Background: Colorectal surgery is associated with a high risk of surgical site infections (SSIs), with an incidence ranging from 16.9% to 20%, and SSIs are associated with significant morbidity and mortality, prolonged length of hospitalization, and increased health care costs. Staphylococcal decolonization is an attempt to alter the microbiome to prevent staphylococcal and other skin flora from accessing the surgical site, and This practice effectively reduces SSIs in orthopedic, neurologic, and cardiac surgeries. A staphylococcal decolonization protocol was enacted in colorectal surgeries at our institution beginning in October 2016. We compared patient outcomes between patients who did and did not undergo preoperative staphylococcal decolonization. Methods: All patients undergoing nonemergent NHSN-defined colorectal procedures from July 2015 until June 2019 at a tertiary-care medical center were included in this retrospective study. Staphylococcal decolonization was performed using chlorhexidine 2% body wash solution, mupirocin nasal ointment, and chlorhexidine 0.12% oral rinse all twice daily for 5 days prior to surgery. All SSIs were defined by NSHN criteria. The primary outcome was SSI, and secondary outcomes were superficial wound infection (SIP) and organ-space infection (IAB). Predictive variables included decolonization status (yes or no), age, gender, body mass index, procedure duration, American Society of Anesthesiologists (ASA) score, diabetes, smoking, and surgical oncology service. Surgical antimicrobial prophylaxis with cefazolin and metronidazole OR cefoxitin, and chlorhexidine skin preparation were standard throughout the study period. Univariate analysis was performed using a χ2 or t test. Multivariable logistic regression was performed to control for all clinically important variables above. All statistical analyses were done using SAS version 9.4 software (Cary, NC). Results: In total, 1,139 patients underwent nonemergent colorectal surgery from July 2015 to June 2019. There were 74 SSIs: 42 IABs and 32 SIPs. Decolonization was performed in 332 of 1,139 cases (29%). There was no difference in overall SSIs between those decolonized and not decolonized (P = .50). However, SIPs were reduced in the group receiving decolonization: 1.2% (4 of 332) versus 3.5% (28 of 807) (P = .04. When controlling for known SSI risk factors, those not receiving decolonization remained at increased risk of SIPs (OR, 3.79; 95% CI, 1.14–12.61; P = .03. Conclusions: Staphylococcal decolonization may prevent a subset of SSIs in patients undergoing colorectal surgery.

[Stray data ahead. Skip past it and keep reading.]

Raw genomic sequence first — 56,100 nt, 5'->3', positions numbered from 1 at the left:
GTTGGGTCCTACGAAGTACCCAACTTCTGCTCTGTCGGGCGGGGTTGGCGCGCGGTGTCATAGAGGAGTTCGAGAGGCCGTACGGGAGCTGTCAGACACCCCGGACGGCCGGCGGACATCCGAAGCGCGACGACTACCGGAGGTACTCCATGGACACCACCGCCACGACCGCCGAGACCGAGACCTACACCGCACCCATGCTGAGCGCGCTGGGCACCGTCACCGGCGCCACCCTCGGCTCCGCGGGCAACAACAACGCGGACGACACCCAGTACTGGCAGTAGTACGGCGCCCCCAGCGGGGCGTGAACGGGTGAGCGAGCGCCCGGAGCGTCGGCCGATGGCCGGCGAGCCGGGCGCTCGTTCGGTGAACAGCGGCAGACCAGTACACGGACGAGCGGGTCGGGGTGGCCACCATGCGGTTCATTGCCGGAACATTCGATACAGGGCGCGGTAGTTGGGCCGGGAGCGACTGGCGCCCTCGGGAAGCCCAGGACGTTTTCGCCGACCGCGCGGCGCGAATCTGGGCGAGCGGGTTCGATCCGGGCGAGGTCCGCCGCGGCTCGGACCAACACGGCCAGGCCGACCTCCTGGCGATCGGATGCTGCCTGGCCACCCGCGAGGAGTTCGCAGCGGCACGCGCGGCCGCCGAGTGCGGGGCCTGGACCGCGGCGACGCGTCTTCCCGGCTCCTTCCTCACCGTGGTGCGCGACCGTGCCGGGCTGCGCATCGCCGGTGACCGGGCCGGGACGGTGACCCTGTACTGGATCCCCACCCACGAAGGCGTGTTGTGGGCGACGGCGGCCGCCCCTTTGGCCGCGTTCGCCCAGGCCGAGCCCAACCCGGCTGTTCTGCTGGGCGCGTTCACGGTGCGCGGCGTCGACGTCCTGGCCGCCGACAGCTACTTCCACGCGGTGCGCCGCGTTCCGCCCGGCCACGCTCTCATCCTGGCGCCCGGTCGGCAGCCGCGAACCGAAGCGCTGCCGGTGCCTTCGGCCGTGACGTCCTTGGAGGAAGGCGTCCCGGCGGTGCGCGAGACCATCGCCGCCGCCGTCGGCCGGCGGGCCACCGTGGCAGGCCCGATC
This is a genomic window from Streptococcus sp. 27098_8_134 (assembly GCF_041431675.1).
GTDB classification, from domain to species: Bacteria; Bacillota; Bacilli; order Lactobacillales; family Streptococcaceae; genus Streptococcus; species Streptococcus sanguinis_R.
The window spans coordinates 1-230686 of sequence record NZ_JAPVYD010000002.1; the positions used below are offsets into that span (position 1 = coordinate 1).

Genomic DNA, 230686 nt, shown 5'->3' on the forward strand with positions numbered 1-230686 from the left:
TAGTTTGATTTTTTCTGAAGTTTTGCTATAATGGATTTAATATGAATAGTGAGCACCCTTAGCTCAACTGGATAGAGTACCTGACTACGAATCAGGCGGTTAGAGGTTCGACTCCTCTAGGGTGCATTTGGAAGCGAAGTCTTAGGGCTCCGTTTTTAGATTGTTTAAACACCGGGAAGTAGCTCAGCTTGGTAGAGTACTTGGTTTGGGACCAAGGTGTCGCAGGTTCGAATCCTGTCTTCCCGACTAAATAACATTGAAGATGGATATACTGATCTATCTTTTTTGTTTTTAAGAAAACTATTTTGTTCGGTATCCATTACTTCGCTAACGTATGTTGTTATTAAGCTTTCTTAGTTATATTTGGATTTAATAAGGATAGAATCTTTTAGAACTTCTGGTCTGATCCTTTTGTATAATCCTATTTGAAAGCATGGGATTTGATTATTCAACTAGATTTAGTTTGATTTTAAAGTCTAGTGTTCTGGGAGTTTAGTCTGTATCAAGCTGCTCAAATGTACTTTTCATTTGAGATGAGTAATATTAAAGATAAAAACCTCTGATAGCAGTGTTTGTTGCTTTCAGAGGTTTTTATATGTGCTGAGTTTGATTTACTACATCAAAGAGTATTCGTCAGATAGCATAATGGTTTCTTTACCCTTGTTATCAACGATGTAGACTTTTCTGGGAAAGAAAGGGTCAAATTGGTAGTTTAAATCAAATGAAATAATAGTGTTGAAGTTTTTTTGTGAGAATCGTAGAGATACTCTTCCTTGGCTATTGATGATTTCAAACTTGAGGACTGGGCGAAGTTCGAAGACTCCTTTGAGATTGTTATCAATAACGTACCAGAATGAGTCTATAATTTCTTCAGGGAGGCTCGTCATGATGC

Disclosures: Michelle Doll reports a research Grant from Molnlycke Healthcare.